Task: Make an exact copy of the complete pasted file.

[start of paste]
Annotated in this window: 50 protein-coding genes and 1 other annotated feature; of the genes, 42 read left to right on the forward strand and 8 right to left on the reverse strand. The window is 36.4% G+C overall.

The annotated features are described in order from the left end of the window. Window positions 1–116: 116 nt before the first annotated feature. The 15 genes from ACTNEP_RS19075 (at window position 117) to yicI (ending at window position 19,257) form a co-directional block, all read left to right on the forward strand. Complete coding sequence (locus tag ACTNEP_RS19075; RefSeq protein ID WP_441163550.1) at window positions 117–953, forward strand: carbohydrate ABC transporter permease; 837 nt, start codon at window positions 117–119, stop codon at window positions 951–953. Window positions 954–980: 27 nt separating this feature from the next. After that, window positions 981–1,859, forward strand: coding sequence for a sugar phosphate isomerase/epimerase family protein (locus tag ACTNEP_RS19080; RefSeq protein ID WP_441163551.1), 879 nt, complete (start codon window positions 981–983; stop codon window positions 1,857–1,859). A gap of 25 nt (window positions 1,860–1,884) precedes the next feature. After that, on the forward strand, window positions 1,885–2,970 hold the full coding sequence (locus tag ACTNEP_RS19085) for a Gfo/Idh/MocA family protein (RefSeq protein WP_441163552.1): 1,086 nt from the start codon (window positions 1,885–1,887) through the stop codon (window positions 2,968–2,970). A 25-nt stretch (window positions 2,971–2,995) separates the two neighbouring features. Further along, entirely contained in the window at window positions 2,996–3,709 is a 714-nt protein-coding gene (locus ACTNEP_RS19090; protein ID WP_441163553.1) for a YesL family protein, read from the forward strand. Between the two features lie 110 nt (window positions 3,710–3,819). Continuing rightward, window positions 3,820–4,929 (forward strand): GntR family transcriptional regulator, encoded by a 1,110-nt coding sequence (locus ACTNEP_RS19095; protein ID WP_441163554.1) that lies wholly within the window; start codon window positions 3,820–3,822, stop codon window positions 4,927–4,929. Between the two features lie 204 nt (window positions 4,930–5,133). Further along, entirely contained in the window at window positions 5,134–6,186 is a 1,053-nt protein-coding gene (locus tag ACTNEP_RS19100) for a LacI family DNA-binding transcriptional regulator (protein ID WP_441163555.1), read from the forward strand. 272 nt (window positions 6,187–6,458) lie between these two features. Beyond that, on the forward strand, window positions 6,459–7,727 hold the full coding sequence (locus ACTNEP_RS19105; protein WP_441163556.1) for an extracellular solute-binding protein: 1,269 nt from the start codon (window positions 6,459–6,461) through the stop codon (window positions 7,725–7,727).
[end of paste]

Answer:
Annotated in this window: 50 protein-coding genes and 1 other annotated feature; of the genes, 42 read left to right on the forward strand and 8 right to left on the reverse strand. The window is 36.4% G+C overall.

The annotated features are described in order from the left end of the window. Window positions 1–116: 116 nt before the first annotated feature. The 15 genes from ACTNEP_RS19075 (at window position 117) to yicI (ending at window position 19,257) form a co-directional block, all read left to right on the forward strand. Complete coding sequence (locus tag ACTNEP_RS19075; RefSeq protein ID WP_441163550.1) at window positions 117–953, forward strand: carbohydrate ABC transporter permease; 837 nt, start codon at window positions 117–119, stop codon at window positions 951–953. Window positions 954–980: 27 nt separating this feature from the next. After that, window positions 981–1,859, forward strand: coding sequence for a sugar phosphate isomerase/epimerase family protein (locus tag ACTNEP_RS19080; RefSeq protein ID WP_441163551.1), 879 nt, complete (start codon window positions 981–983; stop codon window positions 1,857–1,859). A gap of 25 nt (window positions 1,860–1,884) precedes the next feature. After that, on the forward strand, window positions 1,885–2,970 hold the full coding sequence (locus tag ACTNEP_RS19085) for a Gfo/Idh/MocA family protein (RefSeq protein WP_441163552.1): 1,086 nt from the start codon (window positions 1,885–1,887) through the stop codon (window positions 2,968–2,970). A 25-nt stretch (window positions 2,971–2,995) separates the two neighbouring features. Further along, entirely contained in the window at window positions 2,996–3,709 is a 714-nt protein-coding gene (locus ACTNEP_RS19090; protein ID WP_441163553.1) for a YesL family protein, read from the forward strand. Between the two features lie 110 nt (window positions 3,710–3,819). Continuing rightward, window positions 3,820–4,929 (forward strand): GntR family transcriptional regulator, encoded by a 1,110-nt coding sequence (locus ACTNEP_RS19095; protein ID WP_441163554.1) that lies wholly within the window; start codon window positions 3,820–3,822, stop codon window positions 4,927–4,929. Between the two features lie 204 nt (window positions 4,930–5,133). Further along, entirely contained in the window at window positions 5,134–6,186 is a 1,053-nt protein-coding gene (locus tag ACTNEP_RS19100) for a LacI family DNA-binding transcriptional regulator (protein ID WP_441163555.1), read from the forward strand. 272 nt (window positions 6,187–6,458) lie between these two features. Beyond that, on the forward strand, window positions 6,459–7,727 hold the full coding sequence (locus ACTNEP_RS19105; protein WP_441163556.1) for an extracellular solute-binding protein: 1,269 nt from the start codon (window positions 6,459–6,461) through the stop codon (window positions 7,725–7,727).